It appears the majority of senators think it is more important to shelter dogs and cats in Rhode Island than people in Louisiana and Mississippi made homeless by Hurricane Katrina.
Indeed. So what's a Republican Senate for, exactly?
UPDATE: Via email from Coburn's office, a correction: Those were different amendments, to the same effect. The "Bridge to Nowhere" amendment is coming up shortly. I imagine it will fail too -- though I'd love to be wrong -- but I hope that this Senate action will get a lot of attention.
I predict a revival of interest in term limits and a balanced budget amendment. But at least we've got their attention.
ANOTHER UPDATE: Tapscott has updated with a list of how Senators voted, and observes about Patty Murray's threats: "Getting that defensive this quick is probably an indication of just how scared the Big Spenders in both political parties are that the Coburnites will succeed."
MORE: Reader Monte Meyer emails:
Just after I read your blog on the Coburn Amendments' failure, I received a phone call - AT MY OFFICE (a church) - from the Republican National Committee thanking me for my past support and asking for more money for some critical election in Florida.
I interrupted them and said "You won't get one thin dime from me, until you do something about the pork. I called my Republican Senator's (Coleman) office a couple weeks ago to talk about Pork - but barely received a response. Now they rejected the Coburn amendment. Where is the fiscally responsible Republican party I helped to elect? You won't get any more money from me until it changes."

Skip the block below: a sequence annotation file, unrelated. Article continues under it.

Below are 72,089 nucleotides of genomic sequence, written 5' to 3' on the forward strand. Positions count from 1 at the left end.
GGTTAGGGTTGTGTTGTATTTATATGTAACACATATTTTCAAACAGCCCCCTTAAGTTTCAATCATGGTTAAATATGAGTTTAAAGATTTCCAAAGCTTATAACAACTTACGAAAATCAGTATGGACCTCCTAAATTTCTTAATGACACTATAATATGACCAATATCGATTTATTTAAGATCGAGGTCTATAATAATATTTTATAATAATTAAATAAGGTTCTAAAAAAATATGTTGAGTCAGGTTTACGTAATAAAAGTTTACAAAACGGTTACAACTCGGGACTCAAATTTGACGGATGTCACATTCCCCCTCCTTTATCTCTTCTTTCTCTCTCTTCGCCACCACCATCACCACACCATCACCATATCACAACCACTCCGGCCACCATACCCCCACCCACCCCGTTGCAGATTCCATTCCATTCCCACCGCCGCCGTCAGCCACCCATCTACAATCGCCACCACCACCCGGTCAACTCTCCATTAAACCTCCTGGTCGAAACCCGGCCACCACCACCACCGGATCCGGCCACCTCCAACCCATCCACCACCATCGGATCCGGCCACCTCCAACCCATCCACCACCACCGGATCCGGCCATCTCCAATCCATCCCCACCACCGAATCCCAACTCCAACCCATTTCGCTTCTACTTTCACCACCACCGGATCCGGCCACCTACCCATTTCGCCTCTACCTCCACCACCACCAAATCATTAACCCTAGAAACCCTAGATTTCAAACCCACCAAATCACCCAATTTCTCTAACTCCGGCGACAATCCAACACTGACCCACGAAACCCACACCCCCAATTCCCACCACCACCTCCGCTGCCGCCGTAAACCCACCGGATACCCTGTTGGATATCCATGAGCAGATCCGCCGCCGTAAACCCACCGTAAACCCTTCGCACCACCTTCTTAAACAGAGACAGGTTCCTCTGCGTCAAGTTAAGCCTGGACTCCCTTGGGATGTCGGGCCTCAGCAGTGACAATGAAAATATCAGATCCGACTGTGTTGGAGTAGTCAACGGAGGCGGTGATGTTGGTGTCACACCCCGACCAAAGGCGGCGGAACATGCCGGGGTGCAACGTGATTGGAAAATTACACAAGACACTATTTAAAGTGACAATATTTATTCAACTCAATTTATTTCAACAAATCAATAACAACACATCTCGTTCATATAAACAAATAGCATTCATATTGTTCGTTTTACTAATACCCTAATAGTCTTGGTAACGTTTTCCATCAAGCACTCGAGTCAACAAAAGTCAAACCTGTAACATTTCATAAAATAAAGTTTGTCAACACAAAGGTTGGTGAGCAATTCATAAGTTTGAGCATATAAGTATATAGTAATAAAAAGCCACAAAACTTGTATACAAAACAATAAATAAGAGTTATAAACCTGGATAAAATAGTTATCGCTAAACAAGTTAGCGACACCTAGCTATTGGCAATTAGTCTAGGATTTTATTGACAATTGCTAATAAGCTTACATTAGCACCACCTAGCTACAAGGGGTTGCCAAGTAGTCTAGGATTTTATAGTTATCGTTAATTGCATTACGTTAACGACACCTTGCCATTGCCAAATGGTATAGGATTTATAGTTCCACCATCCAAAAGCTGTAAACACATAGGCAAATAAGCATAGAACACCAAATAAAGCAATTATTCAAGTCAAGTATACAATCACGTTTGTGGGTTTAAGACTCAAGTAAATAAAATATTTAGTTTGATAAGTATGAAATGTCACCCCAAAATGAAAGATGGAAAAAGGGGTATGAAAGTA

They said they took down my comments, and thanked me. Probably nothing will happen - but at least it made me feel better - for 8 or 9 seconds.
If enough people do the same, I guarantee you that something will happen.
It's interesting to see the identities of the thrifty thirteen who voted for the Coburn amendments. Only one Democrat broke ranks to do so, Russ Feingold. Good for him. Of the possible Republican presidential candidates McCain and Allen voted for Coburn. Frist voted against, showing, perhaps, that he's set on running as an 'establishment' candidate. In the current mood of the country (and the rank-and-file GOP) that does not look like a wise move.
It's embarrassing that Feingold was the only Democrat voting for it. What a great way to show the country that Democrats are the party of fiscal responsibility. Sheez... This is becoming a gross failure by both parties and the institution of government.
Yes, it is. I also agree with Kos when he says: "Those who voted against these amendments have zero credibility on issues of fiscal responsibility. Zero. And by the way, Feingold is starting to look really good for '08."